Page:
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Seventh Century Palace Discovered In Mosul Among Ruins Of Shrine Demolished By Islamic State

TEL AVIV – Archaeologists in Iraq made a surprising discovery when they unearthed a seventh century BC palace in the ruins of the biblical prophet Jonah’s tomb, a site destroyed by the Islamic State in 2014.

The palace, built by the biblical Assyrian King Sennacherib and renovated by his son Esarhaddon, was discovered under the Nabi Younus shrine in Mosul near the ancient city of Nineveh.

After IS infiltrated the city in 2014, the terror group blew up the shrine. Iraqi troops managed to liberate the site in January of this year.

Eleanor Robson, head of the British Institute for the Study of Iraq, told Britain’s Daily Telegraph that the terror group’s destruction had opened the way to a “fantastic find.”

“The objects don’t match descriptions of what we thought was down there,” she said. “There’s a huge amount of history down there, not just ornamental stones. It is an opportunity to finally map the treasure-house of the world’s first great empire, from the period of its greatest success.”

“(It is) far more damaged than we expected,” Culture Minister Salim Khalaf said.

The terror group had also dug tunnels beneath the demolished shrine in search of artifacts, the report said.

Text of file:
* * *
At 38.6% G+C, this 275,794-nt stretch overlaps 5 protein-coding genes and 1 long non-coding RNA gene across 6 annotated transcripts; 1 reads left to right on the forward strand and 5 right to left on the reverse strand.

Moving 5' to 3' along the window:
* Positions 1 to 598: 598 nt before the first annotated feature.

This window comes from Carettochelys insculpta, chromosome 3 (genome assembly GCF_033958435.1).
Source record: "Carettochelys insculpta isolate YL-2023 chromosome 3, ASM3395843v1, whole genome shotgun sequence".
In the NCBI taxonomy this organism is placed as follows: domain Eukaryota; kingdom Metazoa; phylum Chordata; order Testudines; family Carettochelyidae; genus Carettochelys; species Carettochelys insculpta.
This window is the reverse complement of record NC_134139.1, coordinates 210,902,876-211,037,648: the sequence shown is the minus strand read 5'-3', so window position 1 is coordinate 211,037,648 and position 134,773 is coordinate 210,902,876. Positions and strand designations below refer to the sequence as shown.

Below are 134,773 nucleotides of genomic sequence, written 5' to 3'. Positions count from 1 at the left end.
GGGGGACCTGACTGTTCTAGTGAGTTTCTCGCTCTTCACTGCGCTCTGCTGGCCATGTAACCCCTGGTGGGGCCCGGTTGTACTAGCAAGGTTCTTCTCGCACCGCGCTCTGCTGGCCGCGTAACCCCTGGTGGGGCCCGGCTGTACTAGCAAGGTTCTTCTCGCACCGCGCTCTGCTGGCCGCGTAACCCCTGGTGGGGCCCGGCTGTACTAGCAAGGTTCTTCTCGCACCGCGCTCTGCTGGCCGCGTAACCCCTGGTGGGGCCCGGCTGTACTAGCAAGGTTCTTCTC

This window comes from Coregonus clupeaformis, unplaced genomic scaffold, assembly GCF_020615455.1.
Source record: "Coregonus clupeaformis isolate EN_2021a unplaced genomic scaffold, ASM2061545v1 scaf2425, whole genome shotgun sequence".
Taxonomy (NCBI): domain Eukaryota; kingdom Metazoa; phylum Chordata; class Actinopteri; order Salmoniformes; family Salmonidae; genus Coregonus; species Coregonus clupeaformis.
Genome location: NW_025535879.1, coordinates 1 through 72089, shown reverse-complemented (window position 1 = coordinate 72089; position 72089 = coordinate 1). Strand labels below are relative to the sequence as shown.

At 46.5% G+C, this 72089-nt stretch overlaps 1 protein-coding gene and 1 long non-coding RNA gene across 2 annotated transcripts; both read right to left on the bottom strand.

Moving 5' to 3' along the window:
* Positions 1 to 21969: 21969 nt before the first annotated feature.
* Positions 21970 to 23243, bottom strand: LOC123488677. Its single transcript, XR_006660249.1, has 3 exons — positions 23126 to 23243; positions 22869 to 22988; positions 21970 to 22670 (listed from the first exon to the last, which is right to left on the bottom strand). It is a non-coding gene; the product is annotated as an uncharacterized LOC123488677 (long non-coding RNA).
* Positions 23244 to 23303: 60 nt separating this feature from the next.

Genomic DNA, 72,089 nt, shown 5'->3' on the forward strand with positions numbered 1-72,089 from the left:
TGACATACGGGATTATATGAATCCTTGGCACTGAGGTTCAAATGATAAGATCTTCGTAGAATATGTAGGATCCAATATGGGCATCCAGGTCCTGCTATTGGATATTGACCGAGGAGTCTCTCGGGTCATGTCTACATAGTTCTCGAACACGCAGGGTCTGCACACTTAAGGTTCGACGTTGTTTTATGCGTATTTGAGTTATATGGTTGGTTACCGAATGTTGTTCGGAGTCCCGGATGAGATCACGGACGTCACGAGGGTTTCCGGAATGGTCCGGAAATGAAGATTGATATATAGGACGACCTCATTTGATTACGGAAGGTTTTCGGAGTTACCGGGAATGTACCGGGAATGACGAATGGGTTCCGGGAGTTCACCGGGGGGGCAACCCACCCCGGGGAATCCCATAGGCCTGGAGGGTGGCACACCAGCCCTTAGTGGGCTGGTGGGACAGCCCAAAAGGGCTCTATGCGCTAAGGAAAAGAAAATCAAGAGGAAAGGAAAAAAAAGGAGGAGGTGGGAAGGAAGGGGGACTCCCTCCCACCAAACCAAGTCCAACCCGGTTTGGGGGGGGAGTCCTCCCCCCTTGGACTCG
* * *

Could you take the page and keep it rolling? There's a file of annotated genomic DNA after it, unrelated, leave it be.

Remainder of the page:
Iraqi archaeologist Layla Salih told the Telegraph that in the tunnels she discovered a “marble cuneiform inscription of King Esarhaddon thought to date back to the Assyrian empire in 672 BCE.”

In Salih’s estimation, IS plundered hundreds of artifacts from the palace to sell on the black market.

“I can only imagine how much Daesh discovered down there before we got here,” she told the Telegraph, using the Arabic name for IS. “We believe they took many of the artifacts, such as pottery and smaller pieces, away to sell. But what they left will be studied and will add a lot to our knowledge of the period.”

Salih added that the tunnels were in danger of caving in in a matter of weeks.

IS has destroyed dozens of historical sites and tombs in the Mosul area as well as other parts of Iraq, in keeping with their belief that reverence for such relics goes against Islam.

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